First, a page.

In the last two years, the local summer schemes my son attended have both closed down. Their closure was not down to funding, but rather down to lack of interest. The funding was there, the kids were not.
The summer scheme my son attended this year had to end 2 days early. Out of the 20 parents who originally agreed to send their children to the scheme two weeks ago, only eight weighed in with their children. The scheme was excellent, the staff were motivated, fun and excited to work with a full compliment of children who had a range of abilities. The premises were safe, the activities were well structured and varied and the scheme was run in a high density area of population. It was assumed it would be fully subscribed and it was. Problem is 12 parents who signed up didn't bother to show up with their children.
The news was awash with stories of summer schemes for 'special' kid losing their funding. This was not the case where I live. The summer scheme that parents were complaining about most vociferously was in the Down area and was actually a finite program that was going to end anyway. Where I live there were numerous summer schemes available for my child that were inclusive. Due to lack of attendance, I doubt many of them will be there next year.
Two years in a row this has happened to my child. A scheme my child attended last year closed down a week early for the same reason - apathy. The two week scheme my child attended this year made a huge difference to him. He emerged after two weeks a different child, more social, more language and with more skills. I am sure if he had the chance of a four or even eight week scheme he would have gained many more skills and confidence. You 12 parents out there who decided not to bother to send your child to this particular scheme - what was your child doing for those two weeks? Where my child was making new friends, and engaging in art and music, cooking and learning how to play ball games, and use a computer, what was your child doing?
I have asked the leaders of the scheme for the names and phone numbers of all the parents who originally signed their children up to this scheme, many of whom have children on the autistic spectrum. Obviously the Leader isn't going to divulge that information. But, I want to ask those parents personally why they opted out. Why did they take up places and not avail of them? They prevented other children from benefitting from the scheme. Essentially, they ruined it for everyone else. No scheme next year. Ta very much!
The apathy I have seen both this year and last year by parents regarding summer schemes, particularly inclusive summer schemes has been a severe detriment to my own child. My son needs to have children to play with over the summer. I can buy a lot of things, but I cannot 'buy' children to play with him, to interact with him. Summer schemes are crucial for his continued development. Neurotypical children have all kinds of opportunities for play and interaction both during the school year and outside of it. Other children do not seek my child out to play with him. His language is delayed, his playskills are only just emerging. Kids generally don't want to know him. Watching him at his summer scheme, however, playing tag and interacting with kids of all ages made my heart soar. The fact that you parents out there (all 12 of you) who decided not to send your children to the scheme has left me feeling confused and angry. I echo my son's words to you - 'no more summer scheme mummy?'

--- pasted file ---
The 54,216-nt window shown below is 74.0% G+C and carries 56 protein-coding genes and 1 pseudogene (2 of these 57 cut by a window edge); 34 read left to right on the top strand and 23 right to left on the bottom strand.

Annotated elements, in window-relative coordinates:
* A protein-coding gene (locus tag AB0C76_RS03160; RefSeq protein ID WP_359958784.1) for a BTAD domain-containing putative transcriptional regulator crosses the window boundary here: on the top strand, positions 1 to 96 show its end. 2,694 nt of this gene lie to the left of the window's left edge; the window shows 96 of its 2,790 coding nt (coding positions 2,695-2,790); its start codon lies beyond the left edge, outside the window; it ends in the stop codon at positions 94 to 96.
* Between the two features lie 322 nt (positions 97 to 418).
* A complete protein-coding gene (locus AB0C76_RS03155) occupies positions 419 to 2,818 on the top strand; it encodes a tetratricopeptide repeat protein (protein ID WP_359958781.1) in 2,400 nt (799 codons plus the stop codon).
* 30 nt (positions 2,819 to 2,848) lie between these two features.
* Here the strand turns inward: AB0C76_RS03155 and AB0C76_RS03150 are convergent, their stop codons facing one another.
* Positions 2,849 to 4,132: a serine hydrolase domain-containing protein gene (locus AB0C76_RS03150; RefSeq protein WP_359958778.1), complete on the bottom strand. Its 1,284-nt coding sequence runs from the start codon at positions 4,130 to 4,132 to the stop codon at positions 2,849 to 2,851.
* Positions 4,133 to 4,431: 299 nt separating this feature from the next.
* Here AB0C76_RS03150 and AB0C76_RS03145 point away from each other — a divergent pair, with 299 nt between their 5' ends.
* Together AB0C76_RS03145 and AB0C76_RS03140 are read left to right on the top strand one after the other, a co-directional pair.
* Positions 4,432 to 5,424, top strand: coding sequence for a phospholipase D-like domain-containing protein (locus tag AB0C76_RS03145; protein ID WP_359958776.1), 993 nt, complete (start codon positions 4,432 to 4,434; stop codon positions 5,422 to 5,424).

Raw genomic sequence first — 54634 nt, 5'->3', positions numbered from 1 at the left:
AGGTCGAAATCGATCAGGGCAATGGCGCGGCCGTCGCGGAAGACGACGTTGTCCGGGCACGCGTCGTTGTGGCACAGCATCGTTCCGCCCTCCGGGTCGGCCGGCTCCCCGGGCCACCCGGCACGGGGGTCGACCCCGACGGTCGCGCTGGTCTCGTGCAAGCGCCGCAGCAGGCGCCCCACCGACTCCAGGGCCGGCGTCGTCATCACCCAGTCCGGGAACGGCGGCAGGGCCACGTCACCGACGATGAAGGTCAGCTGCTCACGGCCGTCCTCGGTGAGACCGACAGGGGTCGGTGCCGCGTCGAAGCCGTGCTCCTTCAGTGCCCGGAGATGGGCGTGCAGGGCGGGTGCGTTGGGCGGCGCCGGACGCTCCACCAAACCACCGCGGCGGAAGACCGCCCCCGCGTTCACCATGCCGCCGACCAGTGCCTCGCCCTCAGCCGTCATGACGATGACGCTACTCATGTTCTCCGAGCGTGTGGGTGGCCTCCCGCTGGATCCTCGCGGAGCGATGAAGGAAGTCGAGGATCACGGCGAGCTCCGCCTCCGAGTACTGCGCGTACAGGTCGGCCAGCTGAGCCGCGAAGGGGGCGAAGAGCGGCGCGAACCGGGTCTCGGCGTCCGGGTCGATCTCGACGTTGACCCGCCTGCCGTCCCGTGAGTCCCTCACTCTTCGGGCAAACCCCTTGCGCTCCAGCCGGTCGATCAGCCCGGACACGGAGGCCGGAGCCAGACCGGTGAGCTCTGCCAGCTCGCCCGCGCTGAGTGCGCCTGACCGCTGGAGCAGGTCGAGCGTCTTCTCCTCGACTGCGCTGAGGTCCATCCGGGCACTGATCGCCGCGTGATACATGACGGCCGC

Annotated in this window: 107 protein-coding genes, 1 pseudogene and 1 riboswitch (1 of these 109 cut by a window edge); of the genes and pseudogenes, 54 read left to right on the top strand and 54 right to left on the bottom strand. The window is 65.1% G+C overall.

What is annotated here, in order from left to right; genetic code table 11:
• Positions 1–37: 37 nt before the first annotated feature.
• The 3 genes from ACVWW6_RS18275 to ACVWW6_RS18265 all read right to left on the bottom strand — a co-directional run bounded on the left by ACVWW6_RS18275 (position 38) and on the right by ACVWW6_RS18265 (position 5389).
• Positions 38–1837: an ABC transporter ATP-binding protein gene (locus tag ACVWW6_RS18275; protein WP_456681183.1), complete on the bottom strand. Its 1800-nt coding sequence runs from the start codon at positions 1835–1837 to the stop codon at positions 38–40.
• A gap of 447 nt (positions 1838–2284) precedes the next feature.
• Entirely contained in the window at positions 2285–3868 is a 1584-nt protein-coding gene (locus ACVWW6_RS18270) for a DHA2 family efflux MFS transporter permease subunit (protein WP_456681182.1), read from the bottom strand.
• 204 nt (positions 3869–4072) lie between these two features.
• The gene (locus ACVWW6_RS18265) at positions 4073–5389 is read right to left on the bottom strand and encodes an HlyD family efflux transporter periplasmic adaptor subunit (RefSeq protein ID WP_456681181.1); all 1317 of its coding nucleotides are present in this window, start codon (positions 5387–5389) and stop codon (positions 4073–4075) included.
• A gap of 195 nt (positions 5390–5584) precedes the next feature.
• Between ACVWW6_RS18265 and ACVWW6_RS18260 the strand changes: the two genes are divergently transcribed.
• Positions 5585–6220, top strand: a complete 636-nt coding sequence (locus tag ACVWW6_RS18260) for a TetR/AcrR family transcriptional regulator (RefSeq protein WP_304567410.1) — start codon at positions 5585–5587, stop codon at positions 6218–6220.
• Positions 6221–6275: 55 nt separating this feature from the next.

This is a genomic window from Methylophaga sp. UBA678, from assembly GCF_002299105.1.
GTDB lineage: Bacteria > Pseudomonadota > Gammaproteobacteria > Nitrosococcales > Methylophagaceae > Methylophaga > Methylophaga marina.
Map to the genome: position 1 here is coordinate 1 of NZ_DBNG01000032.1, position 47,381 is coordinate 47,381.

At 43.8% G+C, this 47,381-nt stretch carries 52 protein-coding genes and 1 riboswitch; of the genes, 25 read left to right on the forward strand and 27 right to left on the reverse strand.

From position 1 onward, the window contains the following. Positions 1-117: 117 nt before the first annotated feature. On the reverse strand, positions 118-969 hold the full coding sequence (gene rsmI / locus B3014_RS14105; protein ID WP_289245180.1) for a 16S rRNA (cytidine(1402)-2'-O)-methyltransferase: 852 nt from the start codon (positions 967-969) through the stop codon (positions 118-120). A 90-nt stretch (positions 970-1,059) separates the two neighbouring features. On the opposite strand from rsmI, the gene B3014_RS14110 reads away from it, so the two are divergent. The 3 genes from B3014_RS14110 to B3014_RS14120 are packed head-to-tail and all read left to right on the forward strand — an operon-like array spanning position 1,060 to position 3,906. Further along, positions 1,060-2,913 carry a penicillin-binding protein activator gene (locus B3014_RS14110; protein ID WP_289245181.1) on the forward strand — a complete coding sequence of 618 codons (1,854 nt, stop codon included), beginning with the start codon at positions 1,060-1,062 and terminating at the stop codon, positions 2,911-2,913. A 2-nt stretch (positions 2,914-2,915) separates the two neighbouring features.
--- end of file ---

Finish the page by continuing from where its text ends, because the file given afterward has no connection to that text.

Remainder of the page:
When this particular scheme is not available next year, you 12 parents will no doubt harangue and scream at how your children's needs aren't being met over the summer. If you do, I will be there too, reminding you of your apathy.
Victimhood doesn't work with ASD. Action does. There are many many parents and carers in Northern Ireland who are fighting tooth and nail against this kind of apathy and all the forces out there that keep our children in limbo. I wonder if your voices are part of these. If so, you do a disservice to those parents and carers and invididuals who are actually doing something. Actions speak louder than words and this time, all 12 of you let all of us down.
I propose that summer schemes start charging parents in advance. £50.00 per week should suffice - non-refundable. Funders of these schemes need accountability. Without it, they won't fund. Why would they? Why should precious money be wasted? It's time that some parents acknowledge their tacit participation and contribution to the 'problems' our kids and their families face regarding the issues surrounding having a child on the autistic spectrum.
I fear that across Northern Ireland, there are a lot more than just '12' parents. I suspect a lot of parents conjure up all kinds of excuses for not engaging with what is out there preferring to tar it all with the same brush. Unless we know and experience what is available, how can we make it better? Who will listen to your voice and your child's voice if you don't have the experience of participation?
I hear parents complaining all the time about what there is, or is not available for their child. It is so easy to complain - it is not easy to get your hands 'dirty' and do the work yourself required to change things. Try and fund raise £2,000 per week to run a summer scheme and come to tell me how 'easy' it was. Guaranteed, if parents had to fundraise for summer schemes themselves, their children would definitely be in attendance.
Maybe next June when it is announced this summer scheme and others are no longer available, the unemployed Leader of the scheme will point out to me the names of you 12 parents as you 'demand' more services. I will ask my son to remind you that 'you did it' and get him to ask you 'why?'
To quote the old saying, 'empty vessels make the most noise'.